Hail Mary

I had requested a bigger horse for my lesson this past week but Digger had already given three lessons by the time I showed up so I thought I’d be doomed to the fjord table again. Luckily, that was not the case. I got to ride a very fancy school master mare named Hail Mary. What a difference it makes to be on a horse that knows its job 100% of the time. She’s a huge BLM mustang that R trained. I’ve never thought much of mustangs’ abilities as a sporthorse but this mare definitely had it going on.

This is an older picture from before I started riding with P but can we talk about how this is a mustang???

It took me a while to get comfortable on Hail Mary. She was definitely bouncy and swinging in her movement. Her ability to compress and extend was awesome. She doesn’t get quite as slow and bouncy as Ben so my lower back missed that smoothness but holy cow does her extended trot just motor around the arena. My seat was not prepared but I had a lot of fun trying to get into the rhythm.

I’m quite a bit more comfortable holding double reins the new way from all the practice I’ve been getting in on Ben but I do still seem to have some issues making sure the curb rein has enough slack. It’s not such an issue with my own setup because I have a braided rein and a plain rein but P’s rig has a cloth web rein and a plaited rein. It’s kind of bulky in my hands and doesn’t release as easily through my fingers with gloves on. Since I have a tendency to let my reins get too long, I’d like to keep working with the web and plaited reins so I’m just going to have to be more aware of what my hands are doing when I shorten or gather my reins.

Although after typing this I’m thinking my approach to dressage is a little off. In my classical training it was all about being very light and quiet with almost no contact. I was encouraged to ride with a single hand or no hands and use my seat and legs for the majority of my cues. Neck reining was the preferred contact when contact was required. Dressage encourages contact. You set your inside rein and then have a conversation with your horse through an elastic kind of give. They should be light but never completely off the bit. I could be totally wrong. I haven’t been doing this dressage business for more than a few months but that’s my impression.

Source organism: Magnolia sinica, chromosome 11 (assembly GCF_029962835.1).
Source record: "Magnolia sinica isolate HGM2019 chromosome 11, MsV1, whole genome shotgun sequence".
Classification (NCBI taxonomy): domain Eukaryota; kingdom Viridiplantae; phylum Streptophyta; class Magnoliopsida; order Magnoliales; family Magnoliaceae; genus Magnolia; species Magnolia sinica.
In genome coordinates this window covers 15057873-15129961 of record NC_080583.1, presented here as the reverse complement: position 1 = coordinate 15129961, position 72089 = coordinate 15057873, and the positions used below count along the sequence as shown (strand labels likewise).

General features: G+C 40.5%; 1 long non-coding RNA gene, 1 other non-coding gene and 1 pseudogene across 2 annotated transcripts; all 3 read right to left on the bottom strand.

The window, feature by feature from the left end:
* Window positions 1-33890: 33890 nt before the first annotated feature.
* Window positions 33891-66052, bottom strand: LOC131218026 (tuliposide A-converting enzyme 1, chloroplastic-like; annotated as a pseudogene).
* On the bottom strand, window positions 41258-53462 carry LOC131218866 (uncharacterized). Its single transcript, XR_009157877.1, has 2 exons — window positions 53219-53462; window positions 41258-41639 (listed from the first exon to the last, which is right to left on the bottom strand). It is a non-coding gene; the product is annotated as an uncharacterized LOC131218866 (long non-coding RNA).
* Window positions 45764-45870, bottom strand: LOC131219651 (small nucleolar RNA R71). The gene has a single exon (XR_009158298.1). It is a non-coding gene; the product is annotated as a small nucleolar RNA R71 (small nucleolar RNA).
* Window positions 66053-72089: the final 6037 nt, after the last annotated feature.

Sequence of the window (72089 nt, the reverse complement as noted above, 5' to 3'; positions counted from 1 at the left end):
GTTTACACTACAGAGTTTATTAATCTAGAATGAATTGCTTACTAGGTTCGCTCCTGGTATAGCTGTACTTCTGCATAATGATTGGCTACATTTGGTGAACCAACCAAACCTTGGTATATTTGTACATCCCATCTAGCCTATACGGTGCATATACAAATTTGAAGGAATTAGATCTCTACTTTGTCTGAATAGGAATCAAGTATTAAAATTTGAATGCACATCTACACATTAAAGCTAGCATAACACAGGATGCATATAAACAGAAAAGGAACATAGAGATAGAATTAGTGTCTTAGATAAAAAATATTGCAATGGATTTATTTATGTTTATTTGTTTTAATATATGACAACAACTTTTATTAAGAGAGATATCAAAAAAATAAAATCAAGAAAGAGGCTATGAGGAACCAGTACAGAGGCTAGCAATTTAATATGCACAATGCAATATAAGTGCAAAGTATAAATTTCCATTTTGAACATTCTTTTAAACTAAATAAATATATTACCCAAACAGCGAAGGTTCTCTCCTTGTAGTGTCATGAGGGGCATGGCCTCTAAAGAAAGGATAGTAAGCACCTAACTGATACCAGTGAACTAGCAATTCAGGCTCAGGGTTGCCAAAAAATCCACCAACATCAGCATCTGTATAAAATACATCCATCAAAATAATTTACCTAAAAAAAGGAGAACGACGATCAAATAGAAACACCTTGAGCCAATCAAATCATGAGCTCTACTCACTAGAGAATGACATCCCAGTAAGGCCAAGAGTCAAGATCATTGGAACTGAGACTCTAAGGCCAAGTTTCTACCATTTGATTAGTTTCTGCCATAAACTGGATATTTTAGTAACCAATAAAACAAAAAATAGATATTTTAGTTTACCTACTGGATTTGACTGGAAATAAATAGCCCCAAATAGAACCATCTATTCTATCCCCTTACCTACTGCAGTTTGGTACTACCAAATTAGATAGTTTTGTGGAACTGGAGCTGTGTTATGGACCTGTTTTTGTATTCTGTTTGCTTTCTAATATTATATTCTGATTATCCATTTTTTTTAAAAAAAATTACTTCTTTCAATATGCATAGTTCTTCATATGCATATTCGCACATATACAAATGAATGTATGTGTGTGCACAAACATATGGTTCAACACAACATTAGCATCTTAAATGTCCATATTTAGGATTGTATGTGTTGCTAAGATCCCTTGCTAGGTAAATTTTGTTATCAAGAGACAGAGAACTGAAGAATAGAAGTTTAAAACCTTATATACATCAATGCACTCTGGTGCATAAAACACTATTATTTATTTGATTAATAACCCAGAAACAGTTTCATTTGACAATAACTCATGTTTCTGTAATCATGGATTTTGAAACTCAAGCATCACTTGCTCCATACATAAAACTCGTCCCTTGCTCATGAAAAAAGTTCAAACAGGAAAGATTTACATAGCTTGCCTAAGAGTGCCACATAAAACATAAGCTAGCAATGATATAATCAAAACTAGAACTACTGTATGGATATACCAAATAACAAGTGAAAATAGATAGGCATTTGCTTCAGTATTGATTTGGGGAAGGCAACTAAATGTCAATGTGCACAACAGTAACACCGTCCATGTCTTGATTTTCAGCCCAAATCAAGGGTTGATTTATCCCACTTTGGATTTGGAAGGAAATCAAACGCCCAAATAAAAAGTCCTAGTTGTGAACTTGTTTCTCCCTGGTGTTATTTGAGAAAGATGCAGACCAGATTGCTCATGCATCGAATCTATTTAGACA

My canter work was still not great. I’ve been watching a lot of videos on youtube about canter seats since this lesson. I think I’ve pinpointed what the problem is. Without realizing it I must be squeezing with my knees. It would explain why I lose my stirrups and why I can’t sit down. It also explains why P keeps telling me to relax my legs but I don’t seem to be able to accomplish the job. It took riding a nice collected canter to realize that it was definitely a problem with me and my stiff knees, not the horse I was riding. Which I suppose I already knew but was hoping the short stride of the fjords was also a factor. Guess what? It’s not. I just suck after years of not riding.

Another new experience for me was that Hail Mary likes to drop her head and get heavy. Ben is always in danger of raising his head so high his brain falls out his butt. Constantly lifting my hands the first half of the ride to lift her head set made me feel like I was Superman trying to fly but that didn’t last long because she realized I had her number.

While I was spraying Hail Mary off R came over to ask how I liked riding one of his horses and to chat about Aria’s progress. He has so much pride in his fancy dressage mustang and has nothing but admiring things to say about Aria. He also complimented my riding and said I should ride Hail Mary from now on to help refine my technique. What I said at the time: Oh…uh…thanks…I’d like that…*wilt under praise*. What I thought later: I just graduated to the big kids table, folks!

Actually, I’m sure going from lesson horse that needs a good schooling to a schoolmaster that does it all is a step down for me. Although I’m happy that the focus is now on my crappy riding instead of my crappy riding on a horse that is moving kind of crappy too.

I never have pictures or media from my lessons. I don’t know if that will change in the future. Maybe if I can coerce someone into being my photographer/videographer…Sorry for the wall of text otherwise.

3 thoughts on “Hail Mary

  1. hey i just found your blog from you comment on mine and am catching up! this sounds like a great lesson, Hail Mary is gorgeous and seems like she has a lot to teach! fwiw, i know exactly what you mean about losing stirrups and struggling to sit the canter in a more ‘dressage-y’ kind of way. coming from riding hunt seat for so many years (i’m still pretty new to dressage too), learning how to actually sit the canter with draped relaxed legs continues to be … well…. hard haha. oh well, at least it’s fun to learn!


    • It’s been really fun, really frustrating, and really rewarding. I have a lot of feelings about the whole situation. Plus, there’s still fear lingering in the back of my mind.
      I’ve enjoyed your blog a lot and feel a lot better and learning a new disciple because of bloggers like you. 🙂
      Dressage is hard. Harder than my classical training was.


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